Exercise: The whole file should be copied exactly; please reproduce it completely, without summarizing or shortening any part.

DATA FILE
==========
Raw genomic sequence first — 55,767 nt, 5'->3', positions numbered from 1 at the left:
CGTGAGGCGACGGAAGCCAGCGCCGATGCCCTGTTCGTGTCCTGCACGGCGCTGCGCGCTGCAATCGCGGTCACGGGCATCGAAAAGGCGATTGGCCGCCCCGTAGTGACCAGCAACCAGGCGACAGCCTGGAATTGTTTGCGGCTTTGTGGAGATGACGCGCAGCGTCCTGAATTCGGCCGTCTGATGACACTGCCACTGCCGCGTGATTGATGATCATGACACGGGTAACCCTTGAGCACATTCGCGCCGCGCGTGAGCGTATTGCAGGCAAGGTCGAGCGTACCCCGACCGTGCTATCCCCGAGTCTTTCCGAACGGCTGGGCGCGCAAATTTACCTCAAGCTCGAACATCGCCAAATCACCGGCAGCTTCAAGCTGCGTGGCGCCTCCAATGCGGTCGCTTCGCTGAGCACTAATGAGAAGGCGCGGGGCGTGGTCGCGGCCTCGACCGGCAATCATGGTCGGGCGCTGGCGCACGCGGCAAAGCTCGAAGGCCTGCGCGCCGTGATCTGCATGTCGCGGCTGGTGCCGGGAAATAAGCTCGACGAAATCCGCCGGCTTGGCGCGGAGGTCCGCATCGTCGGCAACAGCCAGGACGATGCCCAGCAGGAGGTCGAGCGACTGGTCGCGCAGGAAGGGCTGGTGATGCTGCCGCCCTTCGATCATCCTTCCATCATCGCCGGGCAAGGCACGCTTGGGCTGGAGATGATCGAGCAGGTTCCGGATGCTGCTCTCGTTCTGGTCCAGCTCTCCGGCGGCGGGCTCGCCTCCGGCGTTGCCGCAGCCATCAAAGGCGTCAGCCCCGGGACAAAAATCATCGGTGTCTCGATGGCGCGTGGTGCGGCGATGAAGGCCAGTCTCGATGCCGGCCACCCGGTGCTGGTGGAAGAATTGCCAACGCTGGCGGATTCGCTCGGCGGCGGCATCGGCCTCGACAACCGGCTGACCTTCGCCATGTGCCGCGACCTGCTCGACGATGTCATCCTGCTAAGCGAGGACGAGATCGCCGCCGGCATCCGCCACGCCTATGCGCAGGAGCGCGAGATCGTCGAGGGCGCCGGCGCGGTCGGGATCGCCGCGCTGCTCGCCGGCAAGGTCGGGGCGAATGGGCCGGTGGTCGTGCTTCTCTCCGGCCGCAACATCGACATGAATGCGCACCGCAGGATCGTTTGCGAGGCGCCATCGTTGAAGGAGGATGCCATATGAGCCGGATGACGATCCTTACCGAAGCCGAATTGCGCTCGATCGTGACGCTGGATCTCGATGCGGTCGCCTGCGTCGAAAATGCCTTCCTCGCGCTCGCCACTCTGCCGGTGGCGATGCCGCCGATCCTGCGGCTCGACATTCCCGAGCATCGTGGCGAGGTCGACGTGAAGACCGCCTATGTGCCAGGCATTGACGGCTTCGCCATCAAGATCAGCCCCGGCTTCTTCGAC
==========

Raw genomic sequence first — 55,767 nt, 5'->3', positions numbered from 1 at the left:
CGTGAGGCGACGGAAGCCAGCGCCGATGCCCTGTTCGTGTCCTGCACGGCGCTGCGCGCTGCAATCGCGGTCACGGGCATCGAAAAGGCGATTGGCCGCCCCGTAGTGACCAGCAACCAGGCGACAGCCTGGAATTGTTTGCGGCTTTGTGGAGATGACGCGCAGCGTCCTGAATTCGGCCGTCTGATGACACTGCCACTGCCGCGTGATTGATGATCATGACACGGGTAACCCTTGAGCACATTCGCGCCGCGCGTGAGCGTATTGCAGGCAAGGTCGAGCGTACCCCGACCGTGCTATCCCCGAGTCTTTCCGAACGGCTGGGCGCGCAAATTTACCTCAAGCTCGAACATCGCCAAATCACCGGCAGCTTCAAGCTGCGTGGCGCCTCCAATGCGGTCGCTTCGCTGAGCACTAATGAGAAGGCGCGGGGCGTGGTCGCGGCCTCGACCGGCAATCATGGTCGGGCGCTGGCGCACGCGGCAAAGCTCGAAGGCCTGCGCGCCGTGATCTGCATGTCGCGGCTGGTGCCGGGAAATAAGCTCGACGAAATCCGCCGGCTTGGCGCGGAGGTCCGCATCGTCGGCAACAGCCAGGACGATGCCCAGCAGGAGGTCGAGCGACTGGTCGCGCAGGAAGGGCTGGTGATGCTGCCGCCCTTCGATCATCCTTCCATCATCGCCGGGCAAGGCACGCTTGGGCTGGAGATGATCGAGCAGGTTCCGGATGCTGCTCTCGTTCTGGTCCAGCTCTCCGGCGGCGGGCTCGCCTCCGGCGTTGCCGCAGCCATCAAAGGCGTCAGCCCCGGGACAAAAATCATCGGTGTCTCGATGGCGCGTGGTGCGGCGATGAAGGCCAGTCTCGATGCCGGCCACCCGGTGCTGGTGGAAGAATTGCCAACGCTGGCGGATTCGCTCGGCGGCGGCATCGGCCTCGACAACCGGCTGACCTTCGCCATGTGCCGCGACCTGCTCGACGATGTCATCCTGCTAAGCGAGGACGAGATCGCCGCCGGCATCCGCCACGCCTATGCGCAGGAGCGCGAGATCGTCGAGGGCGCCGGCGCGGTCGGGATCGCCGCGCTGCTCGCCGGCAAGGTCGGGGCGAATGGGCCGGTGGTCGTGCTTCTCTCCGGCCGCAACATCGACATGAATGCGCACCGCAGGATCGTTTGCGAGGCGCCATCGTTGAAGGAGGATGCCATATGAGCCGGATGACGATCCTTACCGAAGCCGAATTGCGCTCGATCGTGACGCTGGATCTCGATGCGGTCGCCTGCGTCGAAAATGCCTTCCTCGCGCTCGCCACTCTGCCGGTGGCGATGCCGCCGATCCTGCGGCTCGACATTCCCGAGCATCGTGGCGAGGTCGACGTGAAGACCGCCTATGTGCCAGGCATTGACGGCTTCGCCATCAAGATCAGCCCCGGCTTCTTCGAC